What the most important thing to us is this moment. It is recovery for both of us. I’ve seen many of the members of the NAR-ANON group and actual addicts themselves change for the better. There is a definite link in some way that as the addict sees those they counted on distance themselves and no longer enable but continue to love the addict. It may seem slight at the beginning but as those who loved and cared regain a life again, the addict seems to follow. This is just one of many things I’m learning from attending meetings.

The time I spent thinking of the addict’s success or relapse had no value. What will happen to me if he were to relapse? There will be so much hurt and sadness rather than hate and anger now. This is what NAR-ANON and other meetings has done. I understand much more of what he is struggling with today and will for the rest of his life. I can only pray that he is able to continue his way through recovery and has a chance to know some level of happiness and gratefulness that he was able overcome such overwhelming odds. It’s so important for me to remove or minimize my own addictive behavior and find understanding instead of anger.

I have realized through the meetings that I am only able to keep him alive and no more. This is no way meant to be harsh or unforgiving. It is that I have and continue to learn what his role is and what mine is. We can forgive and love one another and each of us realize where we are and what we must do to succeed or at least continue through life with some degree of satisfaction that we are doing the best we are able. Addiction seems to drain a parent, spouse or loved one of any clear meaning or vision of what health and happiness are. Everything is blurred by a daily battle trying to survive. The addict world makes one seek any help possible for all involved. There are no clear answers.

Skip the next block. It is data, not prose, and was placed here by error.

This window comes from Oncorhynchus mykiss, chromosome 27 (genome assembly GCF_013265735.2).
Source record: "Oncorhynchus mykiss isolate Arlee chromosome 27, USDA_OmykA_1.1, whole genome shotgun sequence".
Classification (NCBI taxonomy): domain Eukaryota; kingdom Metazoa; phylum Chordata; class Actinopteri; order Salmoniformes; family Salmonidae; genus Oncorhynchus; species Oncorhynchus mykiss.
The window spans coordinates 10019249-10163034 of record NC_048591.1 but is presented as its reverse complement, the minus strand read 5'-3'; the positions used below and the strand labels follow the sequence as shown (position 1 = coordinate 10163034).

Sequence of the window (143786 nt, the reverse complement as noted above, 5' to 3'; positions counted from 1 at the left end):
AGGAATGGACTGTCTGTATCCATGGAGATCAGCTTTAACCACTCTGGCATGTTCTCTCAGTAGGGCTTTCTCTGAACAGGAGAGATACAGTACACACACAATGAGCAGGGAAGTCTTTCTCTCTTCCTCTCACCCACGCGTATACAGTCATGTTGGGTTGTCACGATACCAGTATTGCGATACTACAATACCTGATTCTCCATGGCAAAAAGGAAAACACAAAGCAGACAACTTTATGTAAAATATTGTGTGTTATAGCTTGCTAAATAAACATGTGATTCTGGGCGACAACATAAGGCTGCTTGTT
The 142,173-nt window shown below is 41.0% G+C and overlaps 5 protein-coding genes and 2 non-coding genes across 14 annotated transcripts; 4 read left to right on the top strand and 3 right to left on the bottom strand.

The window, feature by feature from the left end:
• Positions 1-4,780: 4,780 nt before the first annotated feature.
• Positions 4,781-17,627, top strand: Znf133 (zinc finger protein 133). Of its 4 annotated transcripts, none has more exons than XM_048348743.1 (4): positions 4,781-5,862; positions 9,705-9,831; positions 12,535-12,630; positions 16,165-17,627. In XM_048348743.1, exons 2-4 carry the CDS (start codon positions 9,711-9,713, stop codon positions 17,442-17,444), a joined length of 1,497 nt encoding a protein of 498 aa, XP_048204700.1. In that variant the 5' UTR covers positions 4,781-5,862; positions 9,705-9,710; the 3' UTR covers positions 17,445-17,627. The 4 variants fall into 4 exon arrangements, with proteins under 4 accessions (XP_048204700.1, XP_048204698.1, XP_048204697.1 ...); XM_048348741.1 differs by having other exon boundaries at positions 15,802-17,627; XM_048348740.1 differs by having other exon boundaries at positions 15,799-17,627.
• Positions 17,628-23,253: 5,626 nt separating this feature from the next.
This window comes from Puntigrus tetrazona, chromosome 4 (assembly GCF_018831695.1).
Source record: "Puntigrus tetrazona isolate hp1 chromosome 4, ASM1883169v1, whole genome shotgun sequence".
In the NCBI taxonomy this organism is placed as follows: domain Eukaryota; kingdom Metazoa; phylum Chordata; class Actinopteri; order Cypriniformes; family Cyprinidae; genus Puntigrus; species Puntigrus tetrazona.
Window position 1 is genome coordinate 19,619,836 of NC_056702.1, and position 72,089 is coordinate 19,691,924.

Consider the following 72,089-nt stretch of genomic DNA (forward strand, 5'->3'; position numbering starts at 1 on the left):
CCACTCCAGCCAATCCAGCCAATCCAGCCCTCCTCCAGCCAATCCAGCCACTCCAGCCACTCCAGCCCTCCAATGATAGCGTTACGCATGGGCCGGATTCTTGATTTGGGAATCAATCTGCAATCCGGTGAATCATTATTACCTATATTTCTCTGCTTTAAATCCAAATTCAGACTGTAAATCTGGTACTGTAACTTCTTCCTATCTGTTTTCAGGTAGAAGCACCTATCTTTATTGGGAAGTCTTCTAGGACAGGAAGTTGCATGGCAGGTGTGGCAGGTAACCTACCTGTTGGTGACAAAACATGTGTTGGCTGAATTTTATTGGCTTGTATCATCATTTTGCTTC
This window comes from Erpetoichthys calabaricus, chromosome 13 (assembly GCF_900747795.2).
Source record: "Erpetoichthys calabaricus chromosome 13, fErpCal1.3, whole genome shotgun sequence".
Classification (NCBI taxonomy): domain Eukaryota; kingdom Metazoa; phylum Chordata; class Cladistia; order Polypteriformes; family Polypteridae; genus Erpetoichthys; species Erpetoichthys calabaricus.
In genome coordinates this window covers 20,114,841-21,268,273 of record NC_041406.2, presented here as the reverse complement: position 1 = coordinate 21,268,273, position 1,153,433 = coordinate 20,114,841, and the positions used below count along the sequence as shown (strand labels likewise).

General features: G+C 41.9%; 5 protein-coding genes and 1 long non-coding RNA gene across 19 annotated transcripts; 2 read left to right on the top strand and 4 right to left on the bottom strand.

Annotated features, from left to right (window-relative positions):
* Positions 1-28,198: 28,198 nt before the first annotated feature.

You understand but it does not make the question go away. As one addict learning from another, I find there are two primary things I need to concentrate on: First, NAR-ANON, NA meetings are a must for me. Second, my son and I continue to exchange conversation on our plan for recovery. I feel we are aware of our addiction and the actual problem that we each suffer from. It is important for us to address what we are. We frequently discuss the deceased son and the suffering he experienced and how this son understands what I felt. This exploring of all three of our lives seems to keep us focused. We are in a good place.